COVID-19 Vaccine

Will SPMC be providing the COVID-19 vaccine, and if so, when?

SPMC has been approved to provide the COVID-19 vaccine as part of the national rollout strategy (participating from Phase 1b and onwards).

It is important to note that all GP practices have been invited to participate in running COVID-19 vaccinations clinics, however, not all centres will have the capacity to handle the large volume of people that this will involve.

We are expecting the government to outline our involvement in the national rollout in the next 1-2 weeks (date updated 25/02/21). As soon as we know further details, we will endeavour to communicate this information to our patients and the wider community as quickly and effectively as possible:

  • when you visit the practice
  • via our website and social media sites (Instagram and Facebook)
  • when you contact us by phone

Other Frequently Asked Questions

What does Phase 1(b) refer to and who will get the COVID vaccine first?

Australia’s national COVID vaccine rollout has been outlined to take place in three phases, with each phase having a stage (a) and (b) around 2-3 weeks apart.

Phase 1(a): quarantine and border workers, frontline at-risk health workers, residential aged care and disability staff, residential and disability care workers- available through hospital hubs in urban and rural areas

Phase 1(b): adults over 70, all other health workers (including GPs), ATSI people, younger adults with a medical condition, critical and high-risk workers such as police, fire and emergency service and meat processing workers- available through GP clinics

Phase 2(a): adults over 50, continuing on phase 1(b) with other high risk critical workers

Phase 2(b): balance of adult population and catch up of any unvaccinated Australians from previous phases

Phase 3: people under 18, if recommended

Why should I have the COVID-19 vaccine?

While it will not be mandatory to receive the COVID-19 vaccine, it is worth considering the following benefits of COVID vaccination and vaccinations in general:

  • Vaccines have been proven to save lives (e.g. smallpox killed more than 300 million people during the 20th century before eradication due to vaccine development)
  • COVID vaccination may save your life, particularly if you fall into a high risk category
  • Rapidly developing evidence suggests that COVID vaccines will significantly reduce your risk of severe COVID infection, complications, hospitalisation and death
  • COVID vaccination may protect you from long term complications of COVID-19 infection
  • COVID vaccination will protect and support our health services, freeing up resources by reducing case numbers and preventing further backlogs for other important treatments and procedures
  • If enough people in the community are vaccinated, “herd immunity” will protect the vulnerable by reducing the spread of the virus

Will the COVID vaccine give me a COVID-19 infection?

No. The COVID-19 vaccines do not use a live virus and cannot cause a COVID-19 infection. However, it is possible that you may experience mild flu like symptoms for the first couple of days after receiving the vaccine as your body is developing an immune response.

Additionally, it is important to remember that it will take a few weeks for your body to build immunity after receiving a COVID-19 vaccination. As a result, it is possible that you could become infected with the virus that causes COVID-19 just before or after being vaccinated.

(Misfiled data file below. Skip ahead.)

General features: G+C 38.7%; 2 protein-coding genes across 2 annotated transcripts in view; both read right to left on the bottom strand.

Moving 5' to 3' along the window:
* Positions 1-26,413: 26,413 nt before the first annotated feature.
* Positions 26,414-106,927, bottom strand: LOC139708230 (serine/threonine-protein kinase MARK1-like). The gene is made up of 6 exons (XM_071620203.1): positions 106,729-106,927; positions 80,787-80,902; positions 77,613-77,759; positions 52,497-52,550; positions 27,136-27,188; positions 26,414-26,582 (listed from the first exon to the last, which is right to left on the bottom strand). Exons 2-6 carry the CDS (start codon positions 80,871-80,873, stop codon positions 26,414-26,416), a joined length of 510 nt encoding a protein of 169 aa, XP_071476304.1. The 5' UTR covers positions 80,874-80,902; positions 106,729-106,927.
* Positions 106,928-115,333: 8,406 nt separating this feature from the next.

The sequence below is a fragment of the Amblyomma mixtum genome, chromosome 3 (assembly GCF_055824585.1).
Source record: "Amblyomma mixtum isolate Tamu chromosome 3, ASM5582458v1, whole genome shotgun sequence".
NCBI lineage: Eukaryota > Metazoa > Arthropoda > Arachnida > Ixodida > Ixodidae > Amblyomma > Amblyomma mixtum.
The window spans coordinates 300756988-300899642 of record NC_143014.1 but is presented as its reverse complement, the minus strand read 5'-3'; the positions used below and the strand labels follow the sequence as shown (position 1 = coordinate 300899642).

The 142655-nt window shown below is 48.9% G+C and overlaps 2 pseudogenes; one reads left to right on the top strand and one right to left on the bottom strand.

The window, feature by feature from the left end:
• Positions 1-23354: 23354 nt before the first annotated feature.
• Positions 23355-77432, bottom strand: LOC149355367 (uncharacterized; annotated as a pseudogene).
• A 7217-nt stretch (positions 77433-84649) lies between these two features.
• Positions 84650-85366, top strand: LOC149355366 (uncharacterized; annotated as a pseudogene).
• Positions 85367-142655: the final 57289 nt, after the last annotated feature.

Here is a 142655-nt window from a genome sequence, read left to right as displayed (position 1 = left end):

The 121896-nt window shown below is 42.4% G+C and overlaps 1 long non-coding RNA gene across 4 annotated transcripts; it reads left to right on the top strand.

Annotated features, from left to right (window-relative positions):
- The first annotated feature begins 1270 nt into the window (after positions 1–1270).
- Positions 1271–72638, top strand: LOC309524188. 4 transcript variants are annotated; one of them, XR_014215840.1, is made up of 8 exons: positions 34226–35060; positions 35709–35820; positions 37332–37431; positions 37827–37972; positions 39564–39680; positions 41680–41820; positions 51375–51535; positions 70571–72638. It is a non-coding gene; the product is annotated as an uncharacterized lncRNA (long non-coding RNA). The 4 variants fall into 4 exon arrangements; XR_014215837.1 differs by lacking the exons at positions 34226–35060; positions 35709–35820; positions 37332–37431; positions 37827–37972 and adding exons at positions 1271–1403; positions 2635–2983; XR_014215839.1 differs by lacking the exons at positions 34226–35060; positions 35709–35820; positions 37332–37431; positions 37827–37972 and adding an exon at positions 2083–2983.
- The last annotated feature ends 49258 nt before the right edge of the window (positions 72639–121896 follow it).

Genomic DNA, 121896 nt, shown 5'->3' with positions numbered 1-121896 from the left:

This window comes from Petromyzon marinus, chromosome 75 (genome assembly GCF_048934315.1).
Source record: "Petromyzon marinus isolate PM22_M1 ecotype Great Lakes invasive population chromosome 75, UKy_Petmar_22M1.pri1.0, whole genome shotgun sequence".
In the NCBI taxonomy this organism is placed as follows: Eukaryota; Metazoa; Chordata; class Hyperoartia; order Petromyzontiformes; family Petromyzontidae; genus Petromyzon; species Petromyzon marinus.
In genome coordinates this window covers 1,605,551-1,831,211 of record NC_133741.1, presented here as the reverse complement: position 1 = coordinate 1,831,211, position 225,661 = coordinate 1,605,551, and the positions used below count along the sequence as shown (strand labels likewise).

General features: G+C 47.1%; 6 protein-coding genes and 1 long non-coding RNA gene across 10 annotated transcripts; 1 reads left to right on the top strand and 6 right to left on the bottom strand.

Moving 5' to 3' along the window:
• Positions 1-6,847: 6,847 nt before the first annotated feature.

Which COVID vaccines will Australians be receiving?

Currently, the Australian government has entered into agreements to purchase three COVID-19 vaccines:

Pfizer/BioNTech:

  • mRNA based vaccine (new technology)
  • (-) minus 70C storage (ultra-cold)
  • Phase 1(a) rollout
  • Can be given to people 16 years and over
  • Requires 2 doses (3 weeks apart)
  • Provisional approval by TGA

University of Oxford/ AstraZeneca:

  • Viral vector vaccine (traditional technology)
  • 2-8C storage (fridge)
  • Phase 1(b) rollout and beyond
  • Can be given to people 18 years and over
  • Requires 2 doses (4-12 weeks apart but 12 weeks is optimal)
  • Provisional approval by TGA
  • Capacity to manufacture in Australia (CSL)

Novavax:

  • Protein vaccine
  • 2-8C storage (fridge)
  • Not known when will be available
  • Can be given to people 18 years and over
  • Requires 2 doses (3 weeks apart)
  • TGA approval pending

Which COVID-19 vaccine will SPMC be providing and when?

Currently, it appears that SPMC will be providing the University of Oxford/ AstraZeneca vaccine as part of the Phase 1(b) rollout (and beyond), pending vaccine availability.

At this point, it is not known if general practices will be providing Novavax, although it appears that clinics will only be able to provide one brand of COVID-19 vaccine at a time.

Phase 1(b) rollout is expected to commence in March 2021.

Which vaccine will I be given and am I able to choose which one I receive?

The vaccine that you are given will be largely determined by the category you fall into (phases detailed above), subsequently, it is not expected that you will be able to choose the vaccine you receive or be able to pay an additional cost to receive a different vaccine.

Most people in the community will not receive the Pfizer/BioNTech vaccine, delivered in Phase 1(a).

It is most likely that SPMC will be able to offer you the Oxford University/ AstraZeneca vaccine. This vaccine appears to give excellent protection and is likely to be the next vaccine rolled out to the wider community.

The Oxford University/ AstraZeneca vaccine is entirely different to the Pfizer vaccine, is based off existing technology (traditional vaccine technology) and is expected to be produced in Australia (providing consistent supply of vaccine to ensure effective national immunisation rates).